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American University goes fully 'test-optional'

American University is extending its "test-optional" experiment to all applicants who can meet a Nov. 1 deadline.

Dozens of colleges have joined an informal test-optional movement by dropping the requirement that applicants submit SAT or ACT scores. Colorado College is among the most recent colleges to relax test-score requirements.

Critics of "high-stakes testing" believe the test-optional movement is a good thing.

AU administrators, who experimented with waiving test requirements in last year's Early Decision cycle, have this to say:

"This decision to expand our test-optional pilot follows a growing national trend toward test-optional policies and further emphasizes our belief that your academic performance is the most important consideration in our holistic review. While standardized test scores can help to predict potential success in college, your academic performance in the classroom is the most important factor in our review of your application; we also consider qualitative factors such as the essay, letters of recommendation and involvement in extracurricular activities."

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By Daniel de Vise  |  July 15, 2010; 3:47 PM ET
Categories:  Access , Administration , Admissions  | Tags: AU test-optional, American University, American University test-optional, SAT ACT FairTest, test-optional colleges  
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Comments

I believe the academic and extracurricular activities used to determine their excellence is fine. But why the "essay recommendation letters"?
That is not necessary either. It holds the student hostage to others approval instead of being allowed to be judged on their individual performance alone.
They should do away with that.

Posted by: Sanju | July 17, 2010 12:36 AM | Report abuse

I can see the argument for taking SAT scores with a grain of salt.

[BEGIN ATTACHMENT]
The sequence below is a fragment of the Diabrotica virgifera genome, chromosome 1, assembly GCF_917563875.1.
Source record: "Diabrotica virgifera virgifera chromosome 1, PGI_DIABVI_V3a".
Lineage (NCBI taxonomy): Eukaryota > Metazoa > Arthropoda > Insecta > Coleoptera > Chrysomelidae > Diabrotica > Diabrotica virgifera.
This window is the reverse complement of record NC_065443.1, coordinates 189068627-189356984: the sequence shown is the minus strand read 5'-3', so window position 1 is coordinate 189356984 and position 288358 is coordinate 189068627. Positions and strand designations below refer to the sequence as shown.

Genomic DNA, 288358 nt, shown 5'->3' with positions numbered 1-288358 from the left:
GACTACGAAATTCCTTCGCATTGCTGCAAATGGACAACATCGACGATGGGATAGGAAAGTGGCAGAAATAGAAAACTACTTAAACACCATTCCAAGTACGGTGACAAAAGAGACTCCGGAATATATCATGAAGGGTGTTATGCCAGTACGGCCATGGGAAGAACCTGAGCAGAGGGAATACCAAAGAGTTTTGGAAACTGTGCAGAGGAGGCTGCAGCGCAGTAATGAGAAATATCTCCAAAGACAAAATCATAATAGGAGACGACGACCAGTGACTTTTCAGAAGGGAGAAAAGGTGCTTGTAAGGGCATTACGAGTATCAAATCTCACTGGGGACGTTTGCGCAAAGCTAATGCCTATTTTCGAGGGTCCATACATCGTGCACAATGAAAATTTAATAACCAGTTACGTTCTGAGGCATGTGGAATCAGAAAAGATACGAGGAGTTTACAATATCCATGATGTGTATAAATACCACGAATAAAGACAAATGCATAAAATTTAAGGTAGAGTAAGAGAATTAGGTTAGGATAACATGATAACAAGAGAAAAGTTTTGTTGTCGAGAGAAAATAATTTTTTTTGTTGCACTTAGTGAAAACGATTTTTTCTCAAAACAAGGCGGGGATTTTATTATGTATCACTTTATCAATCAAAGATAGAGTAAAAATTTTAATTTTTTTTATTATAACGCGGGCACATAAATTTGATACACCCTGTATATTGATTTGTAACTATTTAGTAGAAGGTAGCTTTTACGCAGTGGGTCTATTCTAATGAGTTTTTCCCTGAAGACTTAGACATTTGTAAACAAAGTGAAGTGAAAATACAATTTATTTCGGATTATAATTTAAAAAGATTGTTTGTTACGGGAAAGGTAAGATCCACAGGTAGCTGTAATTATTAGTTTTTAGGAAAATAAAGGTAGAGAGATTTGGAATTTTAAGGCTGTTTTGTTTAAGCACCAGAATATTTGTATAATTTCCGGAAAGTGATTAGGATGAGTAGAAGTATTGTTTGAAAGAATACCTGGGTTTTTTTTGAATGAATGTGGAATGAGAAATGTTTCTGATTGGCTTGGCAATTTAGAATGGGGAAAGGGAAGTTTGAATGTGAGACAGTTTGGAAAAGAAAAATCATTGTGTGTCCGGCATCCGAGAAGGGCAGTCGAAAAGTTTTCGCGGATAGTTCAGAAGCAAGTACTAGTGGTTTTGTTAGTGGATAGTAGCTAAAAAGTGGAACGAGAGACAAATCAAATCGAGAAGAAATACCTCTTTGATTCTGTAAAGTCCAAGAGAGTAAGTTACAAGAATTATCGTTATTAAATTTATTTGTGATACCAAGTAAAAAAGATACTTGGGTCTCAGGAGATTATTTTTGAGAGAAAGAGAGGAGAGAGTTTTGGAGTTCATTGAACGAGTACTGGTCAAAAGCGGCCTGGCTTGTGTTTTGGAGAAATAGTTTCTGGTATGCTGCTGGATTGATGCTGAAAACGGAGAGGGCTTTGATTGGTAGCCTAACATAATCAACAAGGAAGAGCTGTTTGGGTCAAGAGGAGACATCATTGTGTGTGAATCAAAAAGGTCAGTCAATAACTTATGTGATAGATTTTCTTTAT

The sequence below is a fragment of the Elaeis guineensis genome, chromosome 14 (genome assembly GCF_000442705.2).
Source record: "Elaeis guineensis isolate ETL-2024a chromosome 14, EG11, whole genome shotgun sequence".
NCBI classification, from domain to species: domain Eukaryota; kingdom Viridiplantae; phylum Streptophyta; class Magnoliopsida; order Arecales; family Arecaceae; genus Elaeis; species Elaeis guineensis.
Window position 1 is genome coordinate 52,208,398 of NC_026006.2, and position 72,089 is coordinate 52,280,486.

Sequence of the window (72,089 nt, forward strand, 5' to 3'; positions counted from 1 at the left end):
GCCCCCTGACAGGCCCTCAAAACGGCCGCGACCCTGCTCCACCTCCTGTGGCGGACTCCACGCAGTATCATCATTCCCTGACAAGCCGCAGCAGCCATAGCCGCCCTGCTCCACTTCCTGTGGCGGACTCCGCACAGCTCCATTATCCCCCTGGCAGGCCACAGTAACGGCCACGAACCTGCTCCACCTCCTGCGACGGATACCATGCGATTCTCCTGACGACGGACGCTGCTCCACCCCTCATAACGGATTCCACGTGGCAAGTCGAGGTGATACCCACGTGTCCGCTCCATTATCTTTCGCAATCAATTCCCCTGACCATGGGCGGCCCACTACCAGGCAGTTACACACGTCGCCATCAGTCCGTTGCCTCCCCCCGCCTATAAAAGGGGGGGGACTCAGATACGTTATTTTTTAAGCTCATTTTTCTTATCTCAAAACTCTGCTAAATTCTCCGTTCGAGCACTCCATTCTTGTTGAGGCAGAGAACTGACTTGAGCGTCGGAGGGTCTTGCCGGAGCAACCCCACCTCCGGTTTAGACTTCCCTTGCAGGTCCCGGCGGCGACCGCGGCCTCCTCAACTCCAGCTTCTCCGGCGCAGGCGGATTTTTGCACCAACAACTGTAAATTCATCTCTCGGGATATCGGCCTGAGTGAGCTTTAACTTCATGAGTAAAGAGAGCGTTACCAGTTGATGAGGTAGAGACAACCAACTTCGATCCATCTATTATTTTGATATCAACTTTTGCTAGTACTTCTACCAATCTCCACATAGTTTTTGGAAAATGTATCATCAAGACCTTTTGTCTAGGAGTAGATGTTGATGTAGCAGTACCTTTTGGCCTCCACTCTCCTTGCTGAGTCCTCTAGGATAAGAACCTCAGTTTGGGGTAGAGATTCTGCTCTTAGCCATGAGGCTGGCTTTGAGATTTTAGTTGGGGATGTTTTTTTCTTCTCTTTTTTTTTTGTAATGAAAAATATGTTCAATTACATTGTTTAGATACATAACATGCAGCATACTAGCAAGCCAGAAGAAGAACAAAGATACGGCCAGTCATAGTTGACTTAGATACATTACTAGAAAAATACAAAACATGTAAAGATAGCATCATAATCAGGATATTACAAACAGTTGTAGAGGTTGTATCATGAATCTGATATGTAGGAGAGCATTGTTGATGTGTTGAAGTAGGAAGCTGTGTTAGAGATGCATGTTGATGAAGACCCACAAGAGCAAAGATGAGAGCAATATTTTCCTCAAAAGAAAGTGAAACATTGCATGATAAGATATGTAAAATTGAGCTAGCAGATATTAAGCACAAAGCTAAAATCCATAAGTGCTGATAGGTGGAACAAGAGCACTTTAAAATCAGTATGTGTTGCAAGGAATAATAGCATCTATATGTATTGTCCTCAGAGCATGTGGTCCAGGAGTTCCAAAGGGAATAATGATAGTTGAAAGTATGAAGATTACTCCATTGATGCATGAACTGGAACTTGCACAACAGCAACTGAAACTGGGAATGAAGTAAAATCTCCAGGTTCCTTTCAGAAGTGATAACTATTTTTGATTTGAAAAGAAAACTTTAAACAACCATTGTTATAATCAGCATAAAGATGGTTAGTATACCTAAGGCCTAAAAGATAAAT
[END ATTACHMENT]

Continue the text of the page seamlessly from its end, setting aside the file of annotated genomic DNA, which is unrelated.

But on the other hand, the real world has high stakes, and you can take the SAT 2 or 3 times so it's not the end of the world if you don't do well. And the SAT is helpful because it's the only real apples to apples comparison admissions staff have to look at. High school grades aren't uniform. And diminishing the importance of the SAT/ACT just further incentivizes grade inflation in high school.

Posted by: Booyah5000 | July 17, 2010 6:30 AM | Report abuse

I wonder where we are headed with this. Have we "progressed" to the point where no objective standard of acheivement has value? If no standards are apparent at the admissons end, is it safe to infer that there are no standards at the graduation end either? - thus proving the old axiom "Garbage in, garbage out". No disrepect intended to American U's students, plenty for its over enlightened leadership.

Posted by: ArmyVet1 | July 17, 2010 6:56 AM | Report abuse

The reason the SAT was invented by the colleges in the first place was because they were fed up with freshmen who couldn't read well enough to understand college level texts or calculate a percentage.

Despite straight As in high school and glowing recommendation letters.

I guess nowadays you can divert the poorer students to easy majors (what the athletes are in) and still collect the tuition check each semester.

The only risk to AU is that their US News ranking might go down if they're perceived as being less selective.

Posted by: corco02az | July 17, 2010 7:45 AM | Report abuse